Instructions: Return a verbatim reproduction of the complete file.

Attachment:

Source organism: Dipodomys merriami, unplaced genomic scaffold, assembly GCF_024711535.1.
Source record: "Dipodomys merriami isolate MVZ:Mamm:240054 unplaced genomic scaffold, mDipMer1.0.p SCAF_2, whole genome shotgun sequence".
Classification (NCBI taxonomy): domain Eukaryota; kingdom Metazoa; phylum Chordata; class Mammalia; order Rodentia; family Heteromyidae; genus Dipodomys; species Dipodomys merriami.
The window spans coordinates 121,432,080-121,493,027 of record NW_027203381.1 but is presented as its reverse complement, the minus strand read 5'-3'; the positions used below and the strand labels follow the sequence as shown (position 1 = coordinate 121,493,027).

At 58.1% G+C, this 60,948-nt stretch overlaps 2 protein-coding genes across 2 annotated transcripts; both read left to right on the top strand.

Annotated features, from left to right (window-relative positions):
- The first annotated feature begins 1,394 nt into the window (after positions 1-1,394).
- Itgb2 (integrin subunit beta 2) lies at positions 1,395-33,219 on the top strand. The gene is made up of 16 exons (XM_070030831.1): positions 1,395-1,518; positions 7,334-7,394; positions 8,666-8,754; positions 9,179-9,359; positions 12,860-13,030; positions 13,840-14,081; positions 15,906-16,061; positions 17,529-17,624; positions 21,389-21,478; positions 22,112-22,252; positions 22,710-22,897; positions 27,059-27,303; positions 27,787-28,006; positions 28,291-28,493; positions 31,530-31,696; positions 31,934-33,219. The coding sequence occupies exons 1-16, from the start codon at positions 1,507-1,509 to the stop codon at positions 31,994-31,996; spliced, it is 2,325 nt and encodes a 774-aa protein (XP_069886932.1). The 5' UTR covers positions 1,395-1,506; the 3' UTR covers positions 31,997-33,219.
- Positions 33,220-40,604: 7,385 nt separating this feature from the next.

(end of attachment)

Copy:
Source organism: Dipodomys merriami, unplaced genomic scaffold, assembly GCF_024711535.1.
Source record: "Dipodomys merriami isolate MVZ:Mamm:240054 unplaced genomic scaffold, mDipMer1.0.p SCAF_2, whole genome shotgun sequence".
Classification (NCBI taxonomy): domain Eukaryota; kingdom Metazoa; phylum Chordata; class Mammalia; order Rodentia; family Heteromyidae; genus Dipodomys; species Dipodomys merriami.
The window spans coordinates 121,432,080-121,493,027 of record NW_027203381.1 but is presented as its reverse complement, the minus strand read 5'-3'; the positions used below and the strand labels follow the sequence as shown (position 1 = coordinate 121,493,027).

At 58.1% G+C, this 60,948-nt stretch overlaps 2 protein-coding genes across 2 annotated transcripts; both read left to right on the top strand.

Annotated features, from left to right (window-relative positions):
- The first annotated feature begins 1,394 nt into the window (after positions 1-1,394).
- Itgb2 (integrin subunit beta 2) lies at positions 1,395-33,219 on the top strand. The gene is made up of 16 exons (XM_070030831.1): positions 1,395-1,518; positions 7,334-7,394; positions 8,666-8,754; positions 9,179-9,359; positions 12,860-13,030; positions 13,840-14,081; positions 15,906-16,061; positions 17,529-17,624; positions 21,389-21,478; positions 22,112-22,252; positions 22,710-22,897; positions 27,059-27,303; positions 27,787-28,006; positions 28,291-28,493; positions 31,530-31,696; positions 31,934-33,219. The coding sequence occupies exons 1-16, from the start codon at positions 1,507-1,509 to the stop codon at positions 31,994-31,996; spliced, it is 2,325 nt and encodes a 774-aa protein (XP_069886932.1). The 5' UTR covers positions 1,395-1,506; the 3' UTR covers positions 31,997-33,219.
- Positions 33,220-40,604: 7,385 nt separating this feature from the next.